The more I watch West Ham’s Andy Carroll assert his height, brawn and firepower on Premier League defences, the more I’m left giddily confused. No, not sexually – although he is blessed with chimpish good looks. Not as a football fan either, although there is something bizarrely enjoyable about watching the Hammers kick their opponents more frequently than the ball, like a buffet of anti-Barcelona propaganda.
Rather, when the England striker leaps majestically in their air above the opposition backline, elongating his lanky limbs like an imperious gazelle, elbowing one defender in the face and a second in the luxuries, before controlling the ball with his chest, pulling off a few step-overs and slamming the ball into the top of the onion bag, as he did, albeit in a slightly less romanticised fashion, against Swansea City two weekends ago, what am I actually watching?
Am I watching, simply, an old-fashioned, dying breed of No.9 enjoying a superfluous run of form, arguably his most convincing yet in Claret and Blue? Or, is Andy Carroll something greater, something uniquely unappreciated, something more beautiful in its complexity, than your run-of-the-mill, 6 foot 4 target man?
Carroll has always been unplayable when in top form; his lurching frame too aerially dominant to effectively overcome, his ruthlessly combative Geordie spirit too physically draining for opposition defences, his flamboyant hairstyle so distracting and drawing that space develops in the box, with almost miraculous uncanniness, for veteran goal-hanger Kevin Nolan to readily exploit. Lest we forget, such performances for Newcastle convinced Liverpool to invest £35million in the pony-tailed front-man back when he was just 22 years of age.
But the same can be said for most players in the Premier League, ranging from Manchester City’s Sergio Aguero to Stoke City’s John Walters. On his day, Emile Heskey was unplayable, as was equally maligned England team-mate Darius Vassell; the infrequency of such occasions was always the predominant issue.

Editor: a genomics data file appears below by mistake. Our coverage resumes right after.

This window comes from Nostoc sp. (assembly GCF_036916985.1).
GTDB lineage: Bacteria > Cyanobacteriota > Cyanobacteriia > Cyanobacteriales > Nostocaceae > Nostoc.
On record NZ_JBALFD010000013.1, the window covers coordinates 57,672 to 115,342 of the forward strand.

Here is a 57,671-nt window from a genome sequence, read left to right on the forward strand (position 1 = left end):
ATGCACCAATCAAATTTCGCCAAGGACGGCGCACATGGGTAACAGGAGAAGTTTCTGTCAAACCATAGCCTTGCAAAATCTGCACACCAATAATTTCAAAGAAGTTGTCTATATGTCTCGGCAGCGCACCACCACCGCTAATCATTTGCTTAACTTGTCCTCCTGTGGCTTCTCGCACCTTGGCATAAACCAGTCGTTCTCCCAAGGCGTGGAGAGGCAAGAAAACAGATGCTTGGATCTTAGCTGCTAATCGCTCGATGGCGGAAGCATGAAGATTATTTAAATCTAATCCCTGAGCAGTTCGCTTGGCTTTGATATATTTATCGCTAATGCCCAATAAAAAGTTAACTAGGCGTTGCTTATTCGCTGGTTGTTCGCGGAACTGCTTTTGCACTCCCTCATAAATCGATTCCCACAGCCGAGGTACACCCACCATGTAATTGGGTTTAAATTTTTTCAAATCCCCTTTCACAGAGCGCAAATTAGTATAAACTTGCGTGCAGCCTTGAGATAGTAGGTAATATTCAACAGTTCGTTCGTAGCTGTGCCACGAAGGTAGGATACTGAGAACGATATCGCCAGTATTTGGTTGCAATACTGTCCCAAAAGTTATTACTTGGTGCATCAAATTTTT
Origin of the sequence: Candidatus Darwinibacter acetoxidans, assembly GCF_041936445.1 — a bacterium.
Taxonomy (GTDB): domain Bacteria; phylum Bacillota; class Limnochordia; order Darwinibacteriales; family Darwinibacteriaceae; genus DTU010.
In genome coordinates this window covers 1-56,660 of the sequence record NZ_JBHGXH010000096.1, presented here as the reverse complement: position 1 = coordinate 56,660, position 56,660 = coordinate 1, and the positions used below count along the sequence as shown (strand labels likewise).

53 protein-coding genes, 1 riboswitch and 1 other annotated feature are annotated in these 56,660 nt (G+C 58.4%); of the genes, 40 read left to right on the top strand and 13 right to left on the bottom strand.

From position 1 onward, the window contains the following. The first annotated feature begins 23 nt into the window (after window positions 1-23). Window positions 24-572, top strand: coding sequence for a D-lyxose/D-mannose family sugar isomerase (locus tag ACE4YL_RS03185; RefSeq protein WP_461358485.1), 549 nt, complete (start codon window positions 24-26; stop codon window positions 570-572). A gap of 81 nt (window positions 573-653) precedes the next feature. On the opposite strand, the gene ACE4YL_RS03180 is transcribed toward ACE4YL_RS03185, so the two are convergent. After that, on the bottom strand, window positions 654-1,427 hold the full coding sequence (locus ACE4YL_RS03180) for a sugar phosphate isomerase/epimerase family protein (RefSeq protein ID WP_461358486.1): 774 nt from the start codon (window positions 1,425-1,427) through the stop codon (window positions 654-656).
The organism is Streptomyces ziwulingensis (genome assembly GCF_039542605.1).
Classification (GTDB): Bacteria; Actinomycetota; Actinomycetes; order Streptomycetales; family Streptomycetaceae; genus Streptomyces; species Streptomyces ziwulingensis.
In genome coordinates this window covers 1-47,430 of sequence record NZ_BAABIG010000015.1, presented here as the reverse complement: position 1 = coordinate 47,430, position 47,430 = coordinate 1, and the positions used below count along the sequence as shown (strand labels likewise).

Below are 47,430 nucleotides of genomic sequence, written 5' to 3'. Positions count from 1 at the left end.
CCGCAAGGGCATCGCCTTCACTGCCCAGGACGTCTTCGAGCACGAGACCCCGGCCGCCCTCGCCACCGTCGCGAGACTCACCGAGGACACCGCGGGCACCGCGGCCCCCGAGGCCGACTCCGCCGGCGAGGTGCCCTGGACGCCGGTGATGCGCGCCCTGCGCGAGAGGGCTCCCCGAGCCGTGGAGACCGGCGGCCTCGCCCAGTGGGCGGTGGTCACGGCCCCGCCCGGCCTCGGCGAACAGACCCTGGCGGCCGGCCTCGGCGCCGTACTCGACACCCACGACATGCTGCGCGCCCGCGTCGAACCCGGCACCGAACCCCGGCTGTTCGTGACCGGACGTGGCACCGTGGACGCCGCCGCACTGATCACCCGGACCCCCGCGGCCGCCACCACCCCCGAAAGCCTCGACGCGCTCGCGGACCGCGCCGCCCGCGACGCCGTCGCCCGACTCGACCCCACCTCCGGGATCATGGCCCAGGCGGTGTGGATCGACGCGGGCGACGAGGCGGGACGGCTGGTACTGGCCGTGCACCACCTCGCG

There’s been far more consistency about Carroll this season however, perhaps due to it being the first campaign in which Sam Allardyce hasn’t forcibly rushed the England international back to fitness following yet another long-term injury. The honeymoon form of Enner Valencia and Daifra Sakho subsequent to their summer arrivials, bagging nine goals and three assists combined before Carroll’s return in November, allowed him the time to rehabilitate and he’s now reaping the rewards.
The influence of added competition is clearly a positive one too. Not only is Carroll’s place in West Ham’s starting XI contested by Valencia, Sakho and Carlton Cole, but his destiny within the England set-up is now intertwined with Charlie Austin, Saido Berahino and Harry Kane’s – three home-grown products amongst the Premier League’s top eight goalscorers this term.
Carroll’s liberty from injury combined with the plethora of competition he now faces suggests a player in improved form. The subtle changes in philosophy at West Ham, effectively ending the days of him being a sole figure in the opposition half for the majority of any given 90 minutes, is also beneficial. The front-man’s receiving a higher quality of service than in prior campaigns and he’s no longer contesting entire defences single-handedly. It’s all got a bit easier, a bit less of a one-man-band ordeal, for Carroll to impress this season.
That being said, the technical side of the England international’s game is almost incomparable to last season. The afore-described goal against Swansea, in addition to a divinely guided lob against Leicester in December, wouldn’t be out of place on the wall of the Tate Gallery for their aesthetic quality and required skill, whilst Carroll’s link-up play, those deft touches into the paths of on-running midfielders, those cute flick-ons with chest, foot and head, have been equally sublime.
Combine that with easily the best aerial duels record in Europe, an incredible 9.3 headers won per match – the next best is Hannover’s Joselu with eight – and it suddenly becomes very difficult to spot a weakness in the Hammers front-man’s game. Are we finally seeing the striker Kenny Dalglish and Sam Allardyce saw fit to pay a combined £50million for? Is Carroll verging upon world-beater territory?
Well, the answer will surely lay in his form between now and May-time, and perhaps more importantly, whether or not Carroll can stay fit for so long. If the West Ham striker has always been a worldly prospect disguised in the body of a cumbersome, 6 foot 4, gypsy fashionista, its his injury record that’s prevented the exposure of such potential.
Nevertheless, at 26 years of age, perhaps it’s finally all clicking to place for a front-man verging upon his footballing peak. I’m not suggesting the spirit of Diego Maradona possessing the body of the Geordie giant, but if you’ve always been anti-Carroll snob, then watch this space between now and the end of the season. You might just be pleasantly surprised.